Yucho Chow re-discovered

“Author and curator, Catherine Clement (left) has won B.C.’s top award for historical writing for her book about an early Vancouver photographer whose work was almost forgotten.” FULL STORY

Interview / Anne Cameron #3

April 07th, 2008

BCBW: As a British Columbian, ambulance what do you think we aspire to in this place? What’s your definition of who we are?

AC: I think our main aspiration is to be left alone. I think that is what most of us out here want. We’ve got this belief, a belief that is probably illogical, that we are not the ones who raped the forest. And now they’re doing it to the ocean with their fish farms. They are doing it. And they are companies from somewhere else. And we want them to go away, to take their goddamn money with them, and to leave us alone with our beaches the way they used to be… We’ve learned bugger-nothing. The Indians had a lousy immigration policy.

BCBW: What are the origins for Daughters of Copper Woman?

AC: Daughters of Copper Woman is a gift that was passed to us from some wonderful, gentle, tough and enduring old women. It has been classed as ‘fiction’ by some but for me it is as true as the Bible is true. These stories were told to me a few at a time, in no particular order, over several years. I didn’t even tell them. The native storytelling tradition holds that a story belongs to the one who tells it, not to the one who hears it, and so I listened, and I retained and I made no move to tell what had been shared with me. Later on the women who had shared stories with me told me to put them in some kind of order, get them published, put them out to the world at large. So I did. I had no idea what a shit-storm THAT would create!

BCBW: The appropriation of voice debate.

AC: Yes. But AT NO TIME did any elder speak out against the stories, or the publication of Daughters of Copper Woman, or my part in any of it. Annie Yorke, one of the all-time treasures of native oral history, gave the book her blessing. George Clutesi, who wrote Son of Raven Son of Deer, used it as a teaching tool in his work with young men. The Traditional Council of Elders approves of it. But I listened. I let the people with their political agenda have their say. For more than a dozen years I ‘stepped aside.’ I made a point of not including any ‘native content’ in my work. I waited for any of the noisemakers to start doing what they claimed I had been keeping them from doing. Well, I’m still waiting.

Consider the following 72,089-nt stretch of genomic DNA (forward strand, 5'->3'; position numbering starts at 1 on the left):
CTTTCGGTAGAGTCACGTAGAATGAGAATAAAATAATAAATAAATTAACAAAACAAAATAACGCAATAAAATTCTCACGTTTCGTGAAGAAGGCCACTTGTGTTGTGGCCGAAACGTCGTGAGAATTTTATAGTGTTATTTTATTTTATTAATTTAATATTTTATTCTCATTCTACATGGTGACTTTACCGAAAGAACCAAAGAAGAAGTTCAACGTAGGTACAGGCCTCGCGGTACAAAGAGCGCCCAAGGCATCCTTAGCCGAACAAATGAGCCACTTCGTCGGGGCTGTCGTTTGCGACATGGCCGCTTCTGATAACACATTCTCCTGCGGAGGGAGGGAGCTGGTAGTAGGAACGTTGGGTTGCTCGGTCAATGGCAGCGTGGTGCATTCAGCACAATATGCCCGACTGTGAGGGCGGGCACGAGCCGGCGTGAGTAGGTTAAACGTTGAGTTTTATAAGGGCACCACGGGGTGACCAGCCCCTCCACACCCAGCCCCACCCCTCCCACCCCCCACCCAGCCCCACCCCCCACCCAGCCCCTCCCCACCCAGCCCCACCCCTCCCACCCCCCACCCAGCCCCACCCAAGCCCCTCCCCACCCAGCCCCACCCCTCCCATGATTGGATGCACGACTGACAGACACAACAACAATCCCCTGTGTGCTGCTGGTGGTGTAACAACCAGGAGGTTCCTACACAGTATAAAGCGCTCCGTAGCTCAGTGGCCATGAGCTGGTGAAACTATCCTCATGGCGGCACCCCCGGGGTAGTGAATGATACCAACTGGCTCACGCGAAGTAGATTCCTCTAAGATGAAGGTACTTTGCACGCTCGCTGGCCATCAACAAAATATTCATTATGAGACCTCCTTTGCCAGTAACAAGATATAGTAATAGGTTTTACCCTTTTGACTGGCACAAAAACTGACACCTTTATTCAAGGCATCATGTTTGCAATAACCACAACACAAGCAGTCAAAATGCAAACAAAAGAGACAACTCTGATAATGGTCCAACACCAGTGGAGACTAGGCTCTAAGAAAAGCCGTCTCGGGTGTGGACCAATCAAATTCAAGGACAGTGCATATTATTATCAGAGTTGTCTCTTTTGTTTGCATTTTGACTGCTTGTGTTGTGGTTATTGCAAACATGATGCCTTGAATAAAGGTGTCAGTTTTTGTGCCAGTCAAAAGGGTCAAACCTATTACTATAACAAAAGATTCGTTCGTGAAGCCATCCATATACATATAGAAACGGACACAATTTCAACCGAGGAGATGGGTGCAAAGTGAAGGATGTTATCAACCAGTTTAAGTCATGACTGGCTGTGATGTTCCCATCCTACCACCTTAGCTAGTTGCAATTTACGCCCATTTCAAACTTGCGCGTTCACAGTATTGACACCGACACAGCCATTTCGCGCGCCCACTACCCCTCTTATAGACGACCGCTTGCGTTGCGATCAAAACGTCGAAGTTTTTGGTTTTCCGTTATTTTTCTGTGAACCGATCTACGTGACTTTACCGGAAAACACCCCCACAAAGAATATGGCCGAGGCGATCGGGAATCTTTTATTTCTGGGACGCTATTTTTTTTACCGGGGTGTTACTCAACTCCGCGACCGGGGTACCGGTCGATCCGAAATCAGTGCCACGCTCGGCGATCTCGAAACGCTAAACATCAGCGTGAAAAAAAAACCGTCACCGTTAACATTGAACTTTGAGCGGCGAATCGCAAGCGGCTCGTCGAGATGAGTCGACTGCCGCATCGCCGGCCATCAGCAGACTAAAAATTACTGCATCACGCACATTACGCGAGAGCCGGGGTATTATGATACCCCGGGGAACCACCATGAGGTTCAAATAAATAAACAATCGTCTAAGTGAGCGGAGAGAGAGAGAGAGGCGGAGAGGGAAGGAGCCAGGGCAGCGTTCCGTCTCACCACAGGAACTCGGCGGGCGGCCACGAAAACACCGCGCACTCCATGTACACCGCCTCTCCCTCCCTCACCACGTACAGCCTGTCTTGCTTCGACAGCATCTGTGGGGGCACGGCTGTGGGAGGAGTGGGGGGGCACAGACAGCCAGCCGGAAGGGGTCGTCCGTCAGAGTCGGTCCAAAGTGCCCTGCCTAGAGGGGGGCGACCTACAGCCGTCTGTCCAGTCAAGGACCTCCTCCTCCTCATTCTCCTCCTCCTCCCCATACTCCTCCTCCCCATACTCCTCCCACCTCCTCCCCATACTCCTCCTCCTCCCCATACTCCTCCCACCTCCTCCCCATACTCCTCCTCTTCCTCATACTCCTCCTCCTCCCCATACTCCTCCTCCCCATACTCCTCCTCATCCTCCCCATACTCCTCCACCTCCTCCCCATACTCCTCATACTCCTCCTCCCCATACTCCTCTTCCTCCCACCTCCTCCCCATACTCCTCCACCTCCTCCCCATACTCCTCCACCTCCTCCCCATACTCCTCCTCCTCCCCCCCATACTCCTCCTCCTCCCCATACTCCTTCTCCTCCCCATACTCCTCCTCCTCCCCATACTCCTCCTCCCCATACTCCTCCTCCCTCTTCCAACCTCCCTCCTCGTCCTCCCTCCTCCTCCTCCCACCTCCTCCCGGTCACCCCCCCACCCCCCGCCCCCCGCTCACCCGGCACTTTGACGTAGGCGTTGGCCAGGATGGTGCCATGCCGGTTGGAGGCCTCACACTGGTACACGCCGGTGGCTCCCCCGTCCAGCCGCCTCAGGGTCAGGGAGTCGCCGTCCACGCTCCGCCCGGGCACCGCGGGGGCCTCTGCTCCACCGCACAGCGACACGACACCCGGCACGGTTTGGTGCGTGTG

BCBW: Are you changing your stance?

AC: Yes. I am not going to deliberately avoid Native content in my stories anymore. For this new edition, permission was given to me to include some stories that were not available at the time of the first publication. My reality includes a Native reality. Five of my grandchildren are ‘registered status’ Natives. It is my obligation to speak for them until they are big enough and old enough to speak for themselves. I would betray them if I neglected their First Nations background. I have other grandchildren who are not registered status as defined by the laws of this fair land, and to them, too, I have an obligation. And that obligation includes melding and merging Native and non-Native reality as it is lived on this coast. And anyone who doesn’t like it can get in line to kiss my arse.

BCBW: How did Copper Woman first get published?

AC: I took it to the Press Gang Collective. We did not have a written contract; we had an understanding. I retained ‘control’ in that no translations, no foreign publications, etc., could be done without my permission. For years I did not allow translations because I had no way of checking how well the work was done, and part of the job I had, as writer, was to try hard to retain the oral storytelling flavour.